The Negative and Positive Methods of the Traditional Yoga of Knowledge

In order to shift the standpoint from the focus on the body-life-mind complex to which the ego-individuality normally attaches, to the divine standpoint that sees the body-life-mind complex as an instrument of its manifestation in space-time, the traditional Yoga of knowledge has developed both negative and positive methods. Sri Aurobindo observes: “The Self is an utter Being and pure existence of which all these things are becomings. From this knowledge we have to proceed; this knowledge we have to realise and make it the foundation of the inner and the outer life of the individual.”

These are psychological focus themes that remind the seeker of what he is not, and then, of what he IS.

Sri Aurobindo describes the negative method: “The negative method is to say always ‘I am not the body’ so as to contradict and root out the false idea ‘I am the body,’ to concentrate on this knowledge and by renunciation of the attachment of the soul to the physical, get rid of the body-sense. We say again ‘I am not the life’ and by concentration on this knowledge and renunciation of the attachment to the vital movements and desires, get rid of the life-sense. We say, finally, ‘I am not the mind, the motion, the sense, the thought’ and by concentration on this knowledge and renunciation of the mental activities, get rid of the mind-sense. When we thus constantly create a gulf between ourselves and the things with which we identified ourselves, their veils progressively fall away from us and the Self begins to be visible to our experience.”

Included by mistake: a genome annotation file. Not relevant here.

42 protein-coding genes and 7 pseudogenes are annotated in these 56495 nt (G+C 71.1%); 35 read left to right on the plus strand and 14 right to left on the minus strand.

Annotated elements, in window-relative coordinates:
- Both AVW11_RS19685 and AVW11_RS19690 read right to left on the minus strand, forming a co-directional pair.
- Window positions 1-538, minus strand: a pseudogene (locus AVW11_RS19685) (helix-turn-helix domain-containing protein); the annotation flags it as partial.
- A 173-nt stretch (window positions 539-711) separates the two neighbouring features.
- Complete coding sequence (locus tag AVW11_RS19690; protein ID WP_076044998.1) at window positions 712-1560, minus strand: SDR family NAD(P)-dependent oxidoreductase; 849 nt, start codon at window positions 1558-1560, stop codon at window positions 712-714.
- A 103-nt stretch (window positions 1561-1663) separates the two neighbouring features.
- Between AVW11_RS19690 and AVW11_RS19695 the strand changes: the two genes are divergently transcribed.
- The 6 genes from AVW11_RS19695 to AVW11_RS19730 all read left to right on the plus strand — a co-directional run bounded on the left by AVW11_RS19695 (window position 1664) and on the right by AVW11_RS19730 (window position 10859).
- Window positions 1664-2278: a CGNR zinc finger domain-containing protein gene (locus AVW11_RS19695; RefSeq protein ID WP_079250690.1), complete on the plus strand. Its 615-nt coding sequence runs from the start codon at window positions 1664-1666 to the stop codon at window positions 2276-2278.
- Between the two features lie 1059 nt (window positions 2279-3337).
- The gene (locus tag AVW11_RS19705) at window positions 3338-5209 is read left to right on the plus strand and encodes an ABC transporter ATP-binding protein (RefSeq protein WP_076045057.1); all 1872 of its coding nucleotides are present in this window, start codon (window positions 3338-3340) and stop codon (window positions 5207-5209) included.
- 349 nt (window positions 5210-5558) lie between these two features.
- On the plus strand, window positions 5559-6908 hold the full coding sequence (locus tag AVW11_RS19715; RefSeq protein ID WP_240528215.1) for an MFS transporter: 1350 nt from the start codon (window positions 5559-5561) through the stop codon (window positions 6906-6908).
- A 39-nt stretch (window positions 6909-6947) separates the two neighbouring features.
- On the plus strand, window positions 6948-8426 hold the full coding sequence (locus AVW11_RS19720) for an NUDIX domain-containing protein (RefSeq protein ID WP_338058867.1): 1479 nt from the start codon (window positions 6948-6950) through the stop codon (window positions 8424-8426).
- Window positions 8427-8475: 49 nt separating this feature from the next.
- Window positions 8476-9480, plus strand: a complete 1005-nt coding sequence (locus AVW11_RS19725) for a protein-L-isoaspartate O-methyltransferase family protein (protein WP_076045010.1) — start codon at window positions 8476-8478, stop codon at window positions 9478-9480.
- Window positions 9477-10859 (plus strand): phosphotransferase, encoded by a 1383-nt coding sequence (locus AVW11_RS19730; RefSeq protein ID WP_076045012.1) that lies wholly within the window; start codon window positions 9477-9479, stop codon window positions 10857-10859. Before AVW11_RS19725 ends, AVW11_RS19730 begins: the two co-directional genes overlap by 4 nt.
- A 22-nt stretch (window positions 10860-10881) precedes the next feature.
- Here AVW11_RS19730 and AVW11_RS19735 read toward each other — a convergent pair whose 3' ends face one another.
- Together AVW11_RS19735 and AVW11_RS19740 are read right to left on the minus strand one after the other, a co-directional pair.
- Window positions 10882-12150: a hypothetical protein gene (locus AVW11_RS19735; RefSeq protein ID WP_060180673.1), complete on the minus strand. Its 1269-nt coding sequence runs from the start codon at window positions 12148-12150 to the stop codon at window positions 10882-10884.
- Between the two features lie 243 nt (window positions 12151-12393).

This leads to the positive affirmations in this method: “Of that then we say ‘I am That, the pure, the eternal the self-blissful’ and by concentrating our thought and being upon it we become That and are able finally to renounce the individual existence and the Cosmos. Another positive method belonging rather to the Raja-yoga is to concentrate on the thought of the Brahman and shut out from us all other ideas, so that this dynamo of mind shall cease to work upon our external or varied internal existence; by mental cessation the vital and physical play also shall fall to rest in an eternal Samadhi, some inexpressible deepest trance of the being in which we shall pass into the absolute Existence.”

Sri Aurobindo, The Synthesis of Yoga, Part Two: The Yoga of Integral Knowledge, Chapter 6, The Synthesis of the Disciplines of Knowledge, pp. 323-324

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